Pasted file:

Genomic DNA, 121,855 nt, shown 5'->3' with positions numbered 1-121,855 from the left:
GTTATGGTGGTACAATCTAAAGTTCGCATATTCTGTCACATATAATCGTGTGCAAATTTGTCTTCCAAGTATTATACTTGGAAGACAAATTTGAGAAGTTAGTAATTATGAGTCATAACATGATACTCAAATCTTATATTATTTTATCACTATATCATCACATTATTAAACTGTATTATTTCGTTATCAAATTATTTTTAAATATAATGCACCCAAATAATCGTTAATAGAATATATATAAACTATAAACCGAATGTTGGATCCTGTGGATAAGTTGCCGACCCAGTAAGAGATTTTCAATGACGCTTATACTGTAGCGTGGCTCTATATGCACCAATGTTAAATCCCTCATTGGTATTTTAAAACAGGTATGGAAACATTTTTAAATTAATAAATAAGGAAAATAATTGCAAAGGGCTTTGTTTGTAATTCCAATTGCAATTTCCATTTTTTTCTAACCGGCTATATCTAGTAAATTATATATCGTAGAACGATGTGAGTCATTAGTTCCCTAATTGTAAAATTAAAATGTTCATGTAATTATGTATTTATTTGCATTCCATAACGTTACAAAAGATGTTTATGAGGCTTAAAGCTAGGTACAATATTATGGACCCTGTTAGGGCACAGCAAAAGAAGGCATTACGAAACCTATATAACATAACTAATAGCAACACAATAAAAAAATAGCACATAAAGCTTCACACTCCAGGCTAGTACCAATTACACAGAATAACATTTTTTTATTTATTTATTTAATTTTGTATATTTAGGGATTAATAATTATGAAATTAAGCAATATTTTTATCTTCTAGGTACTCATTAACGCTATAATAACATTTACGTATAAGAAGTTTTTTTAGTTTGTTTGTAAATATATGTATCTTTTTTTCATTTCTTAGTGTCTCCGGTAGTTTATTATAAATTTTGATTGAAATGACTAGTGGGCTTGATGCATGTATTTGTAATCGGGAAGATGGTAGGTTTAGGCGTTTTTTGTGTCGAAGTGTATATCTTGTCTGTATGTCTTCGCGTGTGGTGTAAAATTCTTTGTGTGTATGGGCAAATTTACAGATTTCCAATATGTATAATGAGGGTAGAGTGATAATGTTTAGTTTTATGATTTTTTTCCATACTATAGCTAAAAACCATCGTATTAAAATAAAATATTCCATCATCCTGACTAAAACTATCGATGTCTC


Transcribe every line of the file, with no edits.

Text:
Genomic DNA, 121,855 nt, shown 5'->3' with positions numbered 1-121,855 from the left:
GTTATGGTGGTACAATCTAAAGTTCGCATATTCTGTCACATATAATCGTGTGCAAATTTGTCTTCCAAGTATTATACTTGGAAGACAAATTTGAGAAGTTAGTAATTATGAGTCATAACATGATACTCAAATCTTATATTATTTTATCACTATATCATCACATTATTAAACTGTATTATTTCGTTATCAAATTATTTTTAAATATAATGCACCCAAATAATCGTTAATAGAATATATATAAACTATAAACCGAATGTTGGATCCTGTGGATAAGTTGCCGACCCAGTAAGAGATTTTCAATGACGCTTATACTGTAGCGTGGCTCTATATGCACCAATGTTAAATCCCTCATTGGTATTTTAAAACAGGTATGGAAACATTTTTAAATTAATAAATAAGGAAAATAATTGCAAAGGGCTTTGTTTGTAATTCCAATTGCAATTTCCATTTTTTTCTAACCGGCTATATCTAGTAAATTATATATCGTAGAACGATGTGAGTCATTAGTTCCCTAATTGTAAAATTAAAATGTTCATGTAATTATGTATTTATTTGCATTCCATAACGTTACAAAAGATGTTTATGAGGCTTAAAGCTAGGTACAATATTATGGACCCTGTTAGGGCACAGCAAAAGAAGGCATTACGAAACCTATATAACATAACTAATAGCAACACAATAAAAAAATAGCACATAAAGCTTCACACTCCAGGCTAGTACCAATTACACAGAATAACATTTTTTTATTTATTTATTTAATTTTGTATATTTAGGGATTAATAATTATGAAATTAAGCAATATTTTTATCTTCTAGGTACTCATTAACGCTATAATAACATTTACGTATAAGAAGTTTTTTTAGTTTGTTTGTAAATATATGTATCTTTTTTTCATTTCTTAGTGTCTCCGGTAGTTTATTATAAATTTTGATTGAAATGACTAGTGGGCTTGATGCATGTATTTGTAATCGGGAAGATGGTAGGTTTAGGCGTTTTTTGTGTCGAAGTGTATATCTTGTCTGTATGTCTTCGCGTGTGGTGTAAAATTCTTTGTGTGTATGGGCAAATTTACAGATTTCCAATATGTATAATGAGGGTAGAGTGATAATGTTTAGTTTTATGATTTTTTTCCATACTATAGCTAAAAACCATCGTATTAAAATAAAATATTCCATCATCCTGACTAAAACTATCGATGTCTC